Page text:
Advocates challenge 'Area Medium Income' housing guidelines

Advocates say the use of a key federal housing metric is flawed, and they are pushing City Council to take action to make sure affordability initiatives are benefitting truly low-income residents.

The U.S. Department of Housing and Urban Development, along with many state and local government agencies, use Area Median Income, or AMI, to set income guidelines for affordable housing programs.

AMI is calculated based on a metropolitan region, and Philadelphia’s median is $114,400 a year. For city residents, the actual median is about $57,000, though the inclusion of suburban counties, particularly Montgomery, Chester and Bucks, inflates the number. Programs typically limit participants to making a percentage of AMI, ranging from 30% to 120%.

Too many housing benefits aimed at poorer residents are open to those with higher incomes, according to the Philadelphia Coalition for Affordable Communities, a group of more than 70 organizations which released a report on the issue last week.

Families and individuals earning more than $68,000 are eligible for a majority of the programs, and households earning more than six figures can qualify for some of the initiatives, PCAC’s analysis found.

More needs to be done, members of the group said, to make sure that funding is getting to the third of Philadelphia households who earn less than $30,000.

PCAC is asking Council to adopt legislation committing half of all money allocated toward housing for those at or below 25% of AMI, which is just over $28,000. Changing the formula would ensure those dollars help the poorest residents, including seniors and people with disabilities, coalition members said.

Domonique Howell, an advocate for people with disabilities, grabs the microphone at the Philadelphia Coalition for Affordable Communities’ housing justice campaign launch event Thursday, Feb. 29 at City Hall.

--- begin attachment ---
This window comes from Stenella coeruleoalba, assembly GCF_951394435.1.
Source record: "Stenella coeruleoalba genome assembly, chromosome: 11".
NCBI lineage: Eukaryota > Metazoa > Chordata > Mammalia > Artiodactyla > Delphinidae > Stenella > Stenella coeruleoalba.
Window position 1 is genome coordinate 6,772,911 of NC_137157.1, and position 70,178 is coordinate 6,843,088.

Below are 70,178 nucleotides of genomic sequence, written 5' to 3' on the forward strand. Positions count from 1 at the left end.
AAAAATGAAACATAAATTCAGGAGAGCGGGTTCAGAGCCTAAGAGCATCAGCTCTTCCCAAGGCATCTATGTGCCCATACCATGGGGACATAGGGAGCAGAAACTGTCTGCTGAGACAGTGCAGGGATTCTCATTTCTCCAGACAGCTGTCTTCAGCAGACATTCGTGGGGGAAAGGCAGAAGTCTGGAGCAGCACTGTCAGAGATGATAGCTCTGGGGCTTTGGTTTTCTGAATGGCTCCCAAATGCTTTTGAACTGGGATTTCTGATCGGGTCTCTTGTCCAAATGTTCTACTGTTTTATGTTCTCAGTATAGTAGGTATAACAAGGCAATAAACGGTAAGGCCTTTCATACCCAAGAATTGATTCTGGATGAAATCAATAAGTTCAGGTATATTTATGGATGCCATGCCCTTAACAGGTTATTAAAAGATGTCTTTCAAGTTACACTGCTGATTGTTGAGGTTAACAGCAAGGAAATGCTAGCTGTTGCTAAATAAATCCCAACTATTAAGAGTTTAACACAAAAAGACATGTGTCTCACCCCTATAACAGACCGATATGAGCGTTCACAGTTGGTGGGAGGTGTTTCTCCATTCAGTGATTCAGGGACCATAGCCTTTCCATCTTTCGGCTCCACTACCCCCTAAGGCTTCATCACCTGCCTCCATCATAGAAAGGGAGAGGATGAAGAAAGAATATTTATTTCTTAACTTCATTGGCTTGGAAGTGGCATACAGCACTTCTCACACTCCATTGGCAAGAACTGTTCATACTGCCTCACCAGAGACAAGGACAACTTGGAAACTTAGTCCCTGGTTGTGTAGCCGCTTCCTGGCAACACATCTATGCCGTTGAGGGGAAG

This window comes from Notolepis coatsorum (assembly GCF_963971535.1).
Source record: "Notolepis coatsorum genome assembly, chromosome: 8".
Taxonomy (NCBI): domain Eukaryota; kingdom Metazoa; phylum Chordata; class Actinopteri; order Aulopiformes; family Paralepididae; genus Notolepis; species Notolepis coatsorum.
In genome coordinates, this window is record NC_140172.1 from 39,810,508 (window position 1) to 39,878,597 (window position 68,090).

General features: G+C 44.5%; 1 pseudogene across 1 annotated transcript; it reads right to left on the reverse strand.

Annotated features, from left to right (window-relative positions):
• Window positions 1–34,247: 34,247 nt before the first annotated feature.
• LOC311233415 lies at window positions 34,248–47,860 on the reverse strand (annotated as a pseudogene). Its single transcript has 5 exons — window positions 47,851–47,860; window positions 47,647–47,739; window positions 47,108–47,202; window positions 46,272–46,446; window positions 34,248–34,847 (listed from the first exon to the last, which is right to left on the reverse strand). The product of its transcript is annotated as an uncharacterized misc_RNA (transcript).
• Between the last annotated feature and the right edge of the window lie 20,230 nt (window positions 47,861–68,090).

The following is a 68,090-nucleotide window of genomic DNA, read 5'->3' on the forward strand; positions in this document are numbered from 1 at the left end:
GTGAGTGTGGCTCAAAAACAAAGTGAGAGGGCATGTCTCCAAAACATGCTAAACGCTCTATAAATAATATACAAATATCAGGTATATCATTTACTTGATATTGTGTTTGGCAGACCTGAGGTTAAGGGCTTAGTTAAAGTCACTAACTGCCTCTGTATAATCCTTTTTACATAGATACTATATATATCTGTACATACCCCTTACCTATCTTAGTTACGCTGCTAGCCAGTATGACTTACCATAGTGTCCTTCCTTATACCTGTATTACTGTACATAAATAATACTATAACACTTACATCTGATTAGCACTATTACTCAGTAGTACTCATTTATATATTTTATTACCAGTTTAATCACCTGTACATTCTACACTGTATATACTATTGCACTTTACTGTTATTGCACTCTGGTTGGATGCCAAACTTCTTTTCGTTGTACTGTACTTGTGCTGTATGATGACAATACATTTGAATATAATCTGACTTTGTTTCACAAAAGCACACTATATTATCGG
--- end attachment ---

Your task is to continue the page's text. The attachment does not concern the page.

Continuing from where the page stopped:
Half of all Philadelphia renters and a third of homeowners are cost-burdened, meaning they devote more than 30% of their income toward housing and utilities.

The issue, advocates said, disproportionately affects Black and brown residents. Rising housing costs have contributed to a 32% reduction in the Black population of North, West and South Philadelphia since 2000, according to the PCAC report.

Over the past two years, there have been less than 250 new affordable units created annually, and there is demand for at least 55,000 additional homes renting for less than $750 a month, the analysis says. That means there is a 220-year backlog, if development continues at the current rate, according to PCAC.

Representatives from the coalition gathered in lime green T-shirts inside Council’s caucus room for a news conference Thursday. In addition to the report, PCAC is launching its “Housing Justice Campaign” and pressuring lawmakers to support the AMI bill.

Jonny Rashid, a West Philadelphia-based pastor and member of the coalition’s steering committee, said PCAC is hoping to meet with every Council member about the legislation.

One member – Jamie Gauthier – attended and spoke at the campaign launch. She noted that 40% of the people who live in her West Philadelphia district earn less than $30,000.

Gauthier has said housing issues will be a priority for her this term, with a package of bills marketed under the ‘Defying Displacement’ banner. In her first term, she helped pass an inclusionary zoning law, which requires developers in certain zones to set aside 20% of units as affordable in projects with 10 or more units.

The policy, which has been implemented in other cities, has drawn scrutiny from developers, and no such units have received permits in Gauthier’s district since the law was implemented in 2022, according to a recent Inquirer editorial.

Gauthier told Metro that it is too soon to judge the zoning law and unfair to examine it outside of external forces impacting the housing market. There are also projects in the pipeline, she said.

“The reason why we developed MIN (Mixed Income Neighborhoods law) is that we were seeing virtually no affordable units being produced on the private market,” she said. “That’s a problem, and it’s a policy failure. That’s why we came up with this policy in the first place, because we cannot just sit by and look as our neighborhoods become unaffordable to the majority of Philadelphians.”

From Metro Philadelphia